| ||"This is a superb book. Naturalist Ian Fraser, artist Peter Marsack and CSIRO Publishing have combined their talents, skills and experience to produce a most attractive book that reveals, season by season, month after month, a wonderful cast of animals, birds, plants and other creatures of the ACT region. Experienced naturalists will enjoy Marsack’s beautiful illustrations, and find much food for thought in Fraser’s wonderfully detailed accounts and musings. Newcomers to Canberra, and would-be naturalists, will find this a mine of invaluable information. The book is handsomely, and strongly - the pages are sewn not glued - produced, and its makers and supporters (both authors acknowledge the support of ACT Government Environment Grants) are to be congratulated. I recommend it highly."
Robin Hide, Canberra Bird Notes 37 (2), June 2012
"Anyone who loves the Bush Capital will love this book. We are so lucky to have an incomparable bounty of natural wonders to delight us, but also to have talented communicators and interpreters like author Ian Fraser and artist Peter Marsack to open our eyes and to fill our ears with the hidden treasures found in our own backyards...one of the many pleasures of reading this book is that the author points out things I had half-noticed or half-forgotten: the rush of the wind over a white-throated needletail's wings or the glistening drops of dew on threads of a garden spider's web."
McComas Taylor, Canberra Times, 26 March 2011, p.24
"Fraser has written 120 entries about the area's fauna and flora, arranged according to month and season, and lists specific locations where they can be experienced. Thus, to catch a glimpse of a red-bellied black snake, go in Summer (December is particularly good) and head for the Lower Molonglo River Corridor. For something a little less dangerous, you can see a diamond firetail in the scribbly gums of the Canberra Nature Park on Tuggeranong Hill, preferably in May. Apart from being a useful guide, the book is greatly enhanced by a particularly fine collection of fauna and flora painting by Peter Marsack."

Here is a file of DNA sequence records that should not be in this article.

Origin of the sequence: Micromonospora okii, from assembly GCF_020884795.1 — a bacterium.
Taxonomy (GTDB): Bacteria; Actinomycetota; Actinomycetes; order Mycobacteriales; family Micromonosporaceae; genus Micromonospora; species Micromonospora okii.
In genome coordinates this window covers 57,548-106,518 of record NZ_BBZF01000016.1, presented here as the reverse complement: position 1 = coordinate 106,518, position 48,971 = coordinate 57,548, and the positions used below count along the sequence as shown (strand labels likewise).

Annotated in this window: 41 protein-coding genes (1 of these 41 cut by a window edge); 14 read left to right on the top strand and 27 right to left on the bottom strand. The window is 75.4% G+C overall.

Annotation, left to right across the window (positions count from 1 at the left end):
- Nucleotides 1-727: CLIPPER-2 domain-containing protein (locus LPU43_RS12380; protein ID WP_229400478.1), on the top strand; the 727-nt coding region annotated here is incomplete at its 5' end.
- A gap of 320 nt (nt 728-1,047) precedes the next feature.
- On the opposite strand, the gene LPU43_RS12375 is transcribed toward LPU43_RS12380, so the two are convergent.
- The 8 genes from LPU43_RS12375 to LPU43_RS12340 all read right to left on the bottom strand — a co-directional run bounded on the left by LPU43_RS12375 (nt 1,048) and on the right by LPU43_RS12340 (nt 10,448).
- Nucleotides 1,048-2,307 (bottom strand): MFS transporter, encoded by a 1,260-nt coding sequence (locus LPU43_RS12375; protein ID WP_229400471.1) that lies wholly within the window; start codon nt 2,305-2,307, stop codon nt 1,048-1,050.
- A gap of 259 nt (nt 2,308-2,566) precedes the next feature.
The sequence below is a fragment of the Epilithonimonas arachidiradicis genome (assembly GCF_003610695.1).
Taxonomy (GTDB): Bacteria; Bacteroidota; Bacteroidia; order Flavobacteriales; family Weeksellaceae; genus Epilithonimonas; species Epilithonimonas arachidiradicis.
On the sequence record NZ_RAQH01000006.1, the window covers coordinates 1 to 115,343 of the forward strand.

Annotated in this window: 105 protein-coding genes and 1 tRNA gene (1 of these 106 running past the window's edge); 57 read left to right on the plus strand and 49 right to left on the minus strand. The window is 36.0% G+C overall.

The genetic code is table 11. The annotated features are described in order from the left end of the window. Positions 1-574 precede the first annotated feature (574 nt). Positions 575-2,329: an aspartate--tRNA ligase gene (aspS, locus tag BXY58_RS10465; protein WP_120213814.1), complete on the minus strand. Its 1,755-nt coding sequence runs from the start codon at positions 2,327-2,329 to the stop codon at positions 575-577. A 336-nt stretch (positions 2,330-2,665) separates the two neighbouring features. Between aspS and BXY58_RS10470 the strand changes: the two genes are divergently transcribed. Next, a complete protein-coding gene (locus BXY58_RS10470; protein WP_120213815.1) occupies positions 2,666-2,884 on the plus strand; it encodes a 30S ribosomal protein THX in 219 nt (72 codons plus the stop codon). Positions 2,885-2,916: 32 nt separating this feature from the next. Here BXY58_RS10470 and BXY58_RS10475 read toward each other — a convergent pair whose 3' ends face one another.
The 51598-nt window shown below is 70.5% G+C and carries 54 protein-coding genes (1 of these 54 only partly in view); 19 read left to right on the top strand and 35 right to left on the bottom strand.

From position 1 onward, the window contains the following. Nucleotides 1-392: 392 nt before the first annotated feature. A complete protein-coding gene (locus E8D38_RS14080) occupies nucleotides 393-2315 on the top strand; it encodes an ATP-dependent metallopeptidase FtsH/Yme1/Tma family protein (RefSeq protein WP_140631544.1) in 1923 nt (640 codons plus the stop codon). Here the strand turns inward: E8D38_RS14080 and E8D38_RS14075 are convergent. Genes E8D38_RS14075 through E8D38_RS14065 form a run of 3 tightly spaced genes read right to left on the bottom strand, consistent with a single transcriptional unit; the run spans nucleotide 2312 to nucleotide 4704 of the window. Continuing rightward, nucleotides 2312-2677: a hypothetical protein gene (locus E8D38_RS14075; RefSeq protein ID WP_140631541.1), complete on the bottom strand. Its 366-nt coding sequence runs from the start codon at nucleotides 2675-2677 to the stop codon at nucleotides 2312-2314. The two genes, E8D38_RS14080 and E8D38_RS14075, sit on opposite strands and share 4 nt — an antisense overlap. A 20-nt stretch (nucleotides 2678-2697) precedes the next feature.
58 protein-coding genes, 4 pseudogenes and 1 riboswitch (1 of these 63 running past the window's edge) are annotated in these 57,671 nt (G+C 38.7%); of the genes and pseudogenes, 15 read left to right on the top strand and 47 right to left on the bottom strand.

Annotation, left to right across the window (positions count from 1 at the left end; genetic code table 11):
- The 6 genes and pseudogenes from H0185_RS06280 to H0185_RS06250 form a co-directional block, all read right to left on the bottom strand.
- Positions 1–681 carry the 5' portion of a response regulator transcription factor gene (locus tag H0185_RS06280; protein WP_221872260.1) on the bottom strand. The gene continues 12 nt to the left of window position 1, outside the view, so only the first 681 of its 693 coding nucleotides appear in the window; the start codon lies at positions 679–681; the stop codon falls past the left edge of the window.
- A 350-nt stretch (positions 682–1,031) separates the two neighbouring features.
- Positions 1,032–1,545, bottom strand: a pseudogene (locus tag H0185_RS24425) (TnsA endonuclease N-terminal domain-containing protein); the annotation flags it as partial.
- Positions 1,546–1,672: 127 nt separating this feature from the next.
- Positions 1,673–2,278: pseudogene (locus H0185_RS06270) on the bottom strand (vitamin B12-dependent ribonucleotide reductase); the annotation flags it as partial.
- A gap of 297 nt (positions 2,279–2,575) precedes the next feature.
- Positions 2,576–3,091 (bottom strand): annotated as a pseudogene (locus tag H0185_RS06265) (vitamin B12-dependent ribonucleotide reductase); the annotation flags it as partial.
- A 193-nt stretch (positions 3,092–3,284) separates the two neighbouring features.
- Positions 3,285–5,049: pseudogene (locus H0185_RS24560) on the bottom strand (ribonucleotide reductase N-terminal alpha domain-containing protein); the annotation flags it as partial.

Bruce Elder, The Saturday Age, 16 April 2011
"Ian Fraser's writing is not of the dry, scientific style; it is evocative in describing his acute observations and understanding of nature...lots of fascinating information about a wide range of natural history subjects, described with beautiful word pictures. In this case the words are enhanced by magnificent artwork. In summary, this is a delightful, enlightening, easy-to-read book from which all readers will get a greater appreciation of the wonders of the natural world."
Don Saunders, The Bird Observer, May 2011
"The text is of a confiding and personal nature and Fraser’s passion for the outdoors comes through in his conversational style of passing on information. This is supported by Marsack’s illustrations. He has the ability to draw the reader’s attention to the critical parts of the subject which distinguish it without slipping into a field guide format."
Robert Digan, Canberra and District Historical Society Newsletter no 435, pp.6-7
"I think this is the best natural history writing I have read for a long long time. Ian combines science, beauty and wonderment at the natural world seamlessly."
Chris Bunn, Field Naturalists' Association of Canberra Inc., May 2011, P.4
"I’d recommend this book to anyone with an interest in the natural history of the Canberra region."
Martyn Robinson, Explore 33(2), Winter, June-August 2011, p.7
"Ian writes as well as he speaks, and you can 'hear' the words from the book, as if he was talking on the radio. Very informative, and captivating in style..."
Tom Butt, Fronds 67, April 2011
"I think this is the best natural history writing I have read for a long long time. Ian combines
science, beauty and wonderment at the natural world seamlessly. What I like is that the
writing is active, the reader is not being lectured but at the same time you are gaining information and are being given food for thought. The paintings by Peter Marsack also make the book come alive."
Chris Bunn, Field Natter, May 2011